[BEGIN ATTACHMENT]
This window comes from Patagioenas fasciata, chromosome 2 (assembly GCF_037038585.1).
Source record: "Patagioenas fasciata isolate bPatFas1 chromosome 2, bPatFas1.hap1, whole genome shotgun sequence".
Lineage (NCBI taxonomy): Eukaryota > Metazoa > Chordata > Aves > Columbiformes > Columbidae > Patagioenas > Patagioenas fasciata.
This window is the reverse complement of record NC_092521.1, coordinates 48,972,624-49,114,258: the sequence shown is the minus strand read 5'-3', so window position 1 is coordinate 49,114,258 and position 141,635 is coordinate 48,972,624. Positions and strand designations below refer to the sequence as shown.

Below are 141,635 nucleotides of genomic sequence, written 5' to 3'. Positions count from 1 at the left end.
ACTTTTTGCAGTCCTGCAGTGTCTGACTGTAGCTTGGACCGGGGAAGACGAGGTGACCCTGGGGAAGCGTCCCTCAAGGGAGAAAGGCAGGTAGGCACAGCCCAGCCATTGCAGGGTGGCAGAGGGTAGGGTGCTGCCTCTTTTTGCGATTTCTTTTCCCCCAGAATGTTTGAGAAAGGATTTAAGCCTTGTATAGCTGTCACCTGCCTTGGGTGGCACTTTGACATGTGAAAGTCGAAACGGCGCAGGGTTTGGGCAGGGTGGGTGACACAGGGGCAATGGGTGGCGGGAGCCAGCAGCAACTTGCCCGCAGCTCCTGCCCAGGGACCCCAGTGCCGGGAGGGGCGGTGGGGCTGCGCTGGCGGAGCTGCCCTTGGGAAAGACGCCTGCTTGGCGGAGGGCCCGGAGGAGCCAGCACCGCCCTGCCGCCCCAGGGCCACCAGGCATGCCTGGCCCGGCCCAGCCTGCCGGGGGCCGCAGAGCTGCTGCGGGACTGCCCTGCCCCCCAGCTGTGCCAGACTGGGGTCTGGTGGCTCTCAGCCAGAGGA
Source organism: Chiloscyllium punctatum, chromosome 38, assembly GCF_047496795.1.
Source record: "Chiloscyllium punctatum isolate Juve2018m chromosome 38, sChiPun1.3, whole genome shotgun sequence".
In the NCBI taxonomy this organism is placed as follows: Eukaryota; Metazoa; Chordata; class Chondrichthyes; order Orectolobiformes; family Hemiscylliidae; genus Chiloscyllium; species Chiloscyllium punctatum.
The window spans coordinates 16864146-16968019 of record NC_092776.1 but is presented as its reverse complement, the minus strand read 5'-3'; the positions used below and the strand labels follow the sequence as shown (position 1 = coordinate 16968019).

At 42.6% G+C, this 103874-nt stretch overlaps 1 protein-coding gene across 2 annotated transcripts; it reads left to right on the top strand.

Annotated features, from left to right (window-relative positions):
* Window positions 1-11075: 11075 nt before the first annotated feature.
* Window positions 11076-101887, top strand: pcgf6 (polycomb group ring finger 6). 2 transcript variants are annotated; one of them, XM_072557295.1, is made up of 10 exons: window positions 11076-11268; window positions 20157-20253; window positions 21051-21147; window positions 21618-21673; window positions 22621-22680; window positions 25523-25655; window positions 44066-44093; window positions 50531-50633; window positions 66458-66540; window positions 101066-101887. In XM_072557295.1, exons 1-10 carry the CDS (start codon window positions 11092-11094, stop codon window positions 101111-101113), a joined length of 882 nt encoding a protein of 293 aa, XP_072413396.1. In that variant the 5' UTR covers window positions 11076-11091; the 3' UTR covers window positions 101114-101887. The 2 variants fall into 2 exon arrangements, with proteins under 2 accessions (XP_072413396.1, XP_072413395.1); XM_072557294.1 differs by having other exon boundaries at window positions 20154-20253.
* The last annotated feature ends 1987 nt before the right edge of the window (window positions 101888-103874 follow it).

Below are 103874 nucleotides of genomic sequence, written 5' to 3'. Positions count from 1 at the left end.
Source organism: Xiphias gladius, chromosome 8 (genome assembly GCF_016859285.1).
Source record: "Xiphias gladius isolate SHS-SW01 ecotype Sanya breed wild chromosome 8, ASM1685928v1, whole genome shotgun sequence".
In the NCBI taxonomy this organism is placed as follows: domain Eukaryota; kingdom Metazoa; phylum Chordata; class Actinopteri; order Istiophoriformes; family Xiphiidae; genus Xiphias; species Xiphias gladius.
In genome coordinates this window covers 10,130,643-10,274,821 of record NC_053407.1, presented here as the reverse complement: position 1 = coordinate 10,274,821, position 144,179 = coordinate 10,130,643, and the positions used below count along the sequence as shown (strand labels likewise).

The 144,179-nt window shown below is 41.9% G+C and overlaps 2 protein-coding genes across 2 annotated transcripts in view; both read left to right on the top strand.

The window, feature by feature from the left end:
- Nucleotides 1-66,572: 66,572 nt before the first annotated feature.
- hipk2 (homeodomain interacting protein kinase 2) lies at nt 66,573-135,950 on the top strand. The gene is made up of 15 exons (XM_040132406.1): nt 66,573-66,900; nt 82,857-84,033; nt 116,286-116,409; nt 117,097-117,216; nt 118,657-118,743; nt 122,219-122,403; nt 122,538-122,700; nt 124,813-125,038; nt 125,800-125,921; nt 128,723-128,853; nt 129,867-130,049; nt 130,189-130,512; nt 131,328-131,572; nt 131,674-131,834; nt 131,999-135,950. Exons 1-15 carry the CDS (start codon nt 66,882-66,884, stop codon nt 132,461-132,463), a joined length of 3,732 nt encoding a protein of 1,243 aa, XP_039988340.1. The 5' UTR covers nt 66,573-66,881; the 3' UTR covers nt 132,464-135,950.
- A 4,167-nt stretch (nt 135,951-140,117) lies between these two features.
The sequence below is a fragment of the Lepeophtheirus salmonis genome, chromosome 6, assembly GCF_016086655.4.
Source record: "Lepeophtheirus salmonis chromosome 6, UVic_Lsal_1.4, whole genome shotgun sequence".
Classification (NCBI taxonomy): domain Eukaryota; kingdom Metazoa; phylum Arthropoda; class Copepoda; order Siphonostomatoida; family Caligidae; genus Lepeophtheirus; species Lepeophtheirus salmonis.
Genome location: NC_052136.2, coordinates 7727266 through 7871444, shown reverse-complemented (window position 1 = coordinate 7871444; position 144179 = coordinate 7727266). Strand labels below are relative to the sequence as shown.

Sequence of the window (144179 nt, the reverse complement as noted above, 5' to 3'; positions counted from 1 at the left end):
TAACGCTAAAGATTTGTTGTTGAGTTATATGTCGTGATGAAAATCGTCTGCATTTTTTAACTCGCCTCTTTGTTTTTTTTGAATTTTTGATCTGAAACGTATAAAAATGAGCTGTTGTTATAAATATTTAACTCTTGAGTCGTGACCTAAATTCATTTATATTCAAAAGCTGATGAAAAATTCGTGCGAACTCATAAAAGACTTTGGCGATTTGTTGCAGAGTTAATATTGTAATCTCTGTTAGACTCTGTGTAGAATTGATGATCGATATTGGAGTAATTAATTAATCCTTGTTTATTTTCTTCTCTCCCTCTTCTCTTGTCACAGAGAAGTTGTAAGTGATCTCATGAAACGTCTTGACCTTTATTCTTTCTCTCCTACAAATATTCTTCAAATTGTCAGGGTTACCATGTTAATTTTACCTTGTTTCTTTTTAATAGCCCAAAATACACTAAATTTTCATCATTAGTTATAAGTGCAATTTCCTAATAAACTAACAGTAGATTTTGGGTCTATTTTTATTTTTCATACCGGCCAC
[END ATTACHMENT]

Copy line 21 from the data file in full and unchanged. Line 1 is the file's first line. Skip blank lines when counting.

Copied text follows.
The 144,179-nt window shown below is 41.9% G+C and overlaps 2 protein-coding genes across 2 annotated transcripts in view; both read left to right on the top strand.